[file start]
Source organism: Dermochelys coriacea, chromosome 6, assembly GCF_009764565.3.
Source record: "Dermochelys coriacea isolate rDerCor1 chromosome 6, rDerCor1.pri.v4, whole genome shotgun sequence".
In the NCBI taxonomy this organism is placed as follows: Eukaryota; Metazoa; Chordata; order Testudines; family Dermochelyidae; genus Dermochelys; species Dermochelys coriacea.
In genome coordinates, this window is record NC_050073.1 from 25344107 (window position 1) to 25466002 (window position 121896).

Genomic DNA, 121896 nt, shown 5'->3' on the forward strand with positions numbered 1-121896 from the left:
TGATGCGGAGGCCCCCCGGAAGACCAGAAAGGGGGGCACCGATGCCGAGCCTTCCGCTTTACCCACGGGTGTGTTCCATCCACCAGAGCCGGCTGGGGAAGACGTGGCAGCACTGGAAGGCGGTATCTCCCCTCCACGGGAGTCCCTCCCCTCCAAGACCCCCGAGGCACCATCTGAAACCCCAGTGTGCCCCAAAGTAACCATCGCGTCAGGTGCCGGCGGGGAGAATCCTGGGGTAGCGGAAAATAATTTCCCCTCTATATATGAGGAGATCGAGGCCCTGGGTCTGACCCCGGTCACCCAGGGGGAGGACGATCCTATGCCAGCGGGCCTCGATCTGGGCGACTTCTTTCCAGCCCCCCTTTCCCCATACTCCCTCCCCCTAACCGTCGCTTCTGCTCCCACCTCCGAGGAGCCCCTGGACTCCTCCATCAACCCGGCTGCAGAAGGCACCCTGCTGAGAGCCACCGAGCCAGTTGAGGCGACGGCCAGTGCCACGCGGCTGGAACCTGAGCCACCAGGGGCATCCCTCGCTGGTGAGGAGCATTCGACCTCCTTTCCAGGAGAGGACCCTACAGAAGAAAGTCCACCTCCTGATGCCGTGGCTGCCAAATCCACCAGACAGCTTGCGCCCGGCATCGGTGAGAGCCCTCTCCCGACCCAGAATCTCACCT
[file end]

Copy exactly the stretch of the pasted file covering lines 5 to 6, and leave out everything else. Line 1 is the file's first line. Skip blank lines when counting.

Genomic DNA, 121896 nt, shown 5'->3' on the forward strand with positions numbered 1-121896 from the left:
TGATGCGGAGGCCCCCCGGAAGACCAGAAAGGGGGGCACCGATGCCGAGCCTTCCGCTTTACCCACGGGTGTGTTCCATCCACCAGAGCCGGCTGGGGAAGACGTGGCAGCACTGGAAGGCGGTATCTCCCCTCCACGGGAGTCCCTCCCCTCCAAGACCCCCGAGGCACCATCTGAAACCCCAGTGTGCCCCAAAGTAACCATCGCGTCAGGTGCCGGCGGGGAGAATCCTGGGGTAGCGGAAAATAATTTCCCCTCTATATATGAGGAGATCGAGGCCCTGGGTCTGACCCCGGTCACCCAGGGGGAGGACGATCCTATGCCAGCGGGCCTCGATCTGGGCGACTTCTTTCCAGCCCCCCTTTCCCCATACTCCCTCCCCCTAACCGTCGCTTCTGCTCCCACCTCCGAGGAGCCCCTGGACTCCTCCATCAACCCGGCTGCAGAAGGCACCCTGCTGAGAGCCACCGAGCCAGTTGAGGCGACGGCCAGTGCCACGCGGCTGGAACCTGAGCCACCAGGGGCATCCCTCGCTGGTGAGGAGCATTCGACCTCCTTTCCAGGAGAGGACCCTACAGAAGAAAGTCCACCTCCTGATGCCGTGGCTGCCAAATCCACCAGACAGCTTGCGCCCGGCATCGGTGAGAGCCCTCTCCCGACCCAGAATCTCACCT